Women are more likely to be diagnosed with depression than men may experience depression in unique ways. This is due to many factors including biology, hormones, culture, gender roles, and societal expectations.
If you believe you may be struggling with depression and are looking for support tailored to your experiences and needs as a woman, therapy may help.
“When a flower doesn't bloom, you fix the environment in which it grows, not the flower.” -Alexander Den Heijer
Depression in Women
Signs & Symptoms
Depression in Adolescent Girls
Some common symptoms of depression that may be different for woman than men include:
Feeling scared or anxious
Blame themselves for their depression rather than blaming others or external events
Feeling apathetic or question their self-worth
“People pleasing” or avoiding conflicts with others
Turning to food, alcohol, or romance to self-soothe
Women are also two times more likely to experience Atypical Depression, a type of depression different than more well known depressions categorized by persistent sadness. Women are not only more likely to experience Atypical Depression but the age of onset may be earlier than men and the feelings more chronic. Despite its name, Atypical Depression is quite common.
Symptoms of Atypical Depression include:
Sleeping more often (hypersomnia), fatigue
Increased appetite or weight gain
Interpersonal sensitivity, increased reaction to rejection or criticism
Feeling weighed down, heaviness in the arms and legs
Research suggests that adolescent girls are more than twice as likely to be diagnosed with depression compared to boys. Although the cause of this is still unknown, contributions to teenage depression in girls include social comparisons, bullying, impacts of social media, high personal standards and expectations for achievement, friendship stress, identity issues, and lowered feelings of self-worth, and issues in romantic relationships. In general, girls tend to internalize their problems, often blaming themselves for setbacks and challenges leading to more emotional turmoil, stress, anxiety, and depression. Oftentimes, the goal of therapy is to provide a safe and nurturing environment for adolescent girls to express their emotions, explore their unique strengths and identity, and discover effective ways of coping.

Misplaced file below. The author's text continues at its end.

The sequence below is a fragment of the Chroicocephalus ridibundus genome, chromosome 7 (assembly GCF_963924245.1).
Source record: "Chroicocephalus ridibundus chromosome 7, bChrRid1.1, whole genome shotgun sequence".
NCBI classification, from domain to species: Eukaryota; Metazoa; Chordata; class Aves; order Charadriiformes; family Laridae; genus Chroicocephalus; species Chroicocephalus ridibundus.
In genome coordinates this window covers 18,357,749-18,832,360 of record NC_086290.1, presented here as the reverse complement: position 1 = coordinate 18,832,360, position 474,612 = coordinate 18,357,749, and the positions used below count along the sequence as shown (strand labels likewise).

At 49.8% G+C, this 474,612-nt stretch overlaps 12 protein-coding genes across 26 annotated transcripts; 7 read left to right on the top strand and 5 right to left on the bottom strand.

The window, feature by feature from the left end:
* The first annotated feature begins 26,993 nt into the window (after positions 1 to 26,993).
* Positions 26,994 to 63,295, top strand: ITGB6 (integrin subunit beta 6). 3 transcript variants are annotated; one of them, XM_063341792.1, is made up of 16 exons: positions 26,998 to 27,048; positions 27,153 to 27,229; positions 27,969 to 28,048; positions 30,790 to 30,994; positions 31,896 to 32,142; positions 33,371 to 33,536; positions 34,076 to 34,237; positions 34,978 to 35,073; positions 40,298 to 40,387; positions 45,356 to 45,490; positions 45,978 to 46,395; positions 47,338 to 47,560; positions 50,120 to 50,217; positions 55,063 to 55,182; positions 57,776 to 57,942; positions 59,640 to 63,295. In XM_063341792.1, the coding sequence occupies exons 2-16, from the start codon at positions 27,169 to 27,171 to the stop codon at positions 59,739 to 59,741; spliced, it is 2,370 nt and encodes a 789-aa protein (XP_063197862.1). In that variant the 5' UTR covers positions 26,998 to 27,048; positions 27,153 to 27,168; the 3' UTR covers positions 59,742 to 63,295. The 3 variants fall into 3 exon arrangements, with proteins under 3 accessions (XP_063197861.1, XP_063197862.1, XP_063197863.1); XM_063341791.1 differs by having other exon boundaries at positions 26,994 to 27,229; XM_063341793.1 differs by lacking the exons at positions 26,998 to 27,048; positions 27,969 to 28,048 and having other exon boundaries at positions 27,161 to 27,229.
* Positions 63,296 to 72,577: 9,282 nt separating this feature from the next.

I received specialized training in Women's Health through the Neuroscience and Women’s Health Clinic at Stanford University School of Medicine. I have studied women's mood and anxiety disorders, completing my dissertation study on the relationship between self-compassion and depression symptoms in postpartum.
What we know about depression in women and girls is that it's often caused or worsened by a multitude of factors including genetic predisposition, biology and hormones, level of social support, lack of harmony in friendships and/or romantic relationships, difficulties at work or school, and family discord. That is why I focus on treating the whole person, rather than just a list of symptoms. In my office in Orange County or San Diego, I provide non-judgmental, client-centered therapy to women and teenage girls, focusing on each individuals unique strengths and abilities. This humanistic approach to therapy helps you find more peace in your life, realign with your goals and values, and improve your relationship with yourself and others.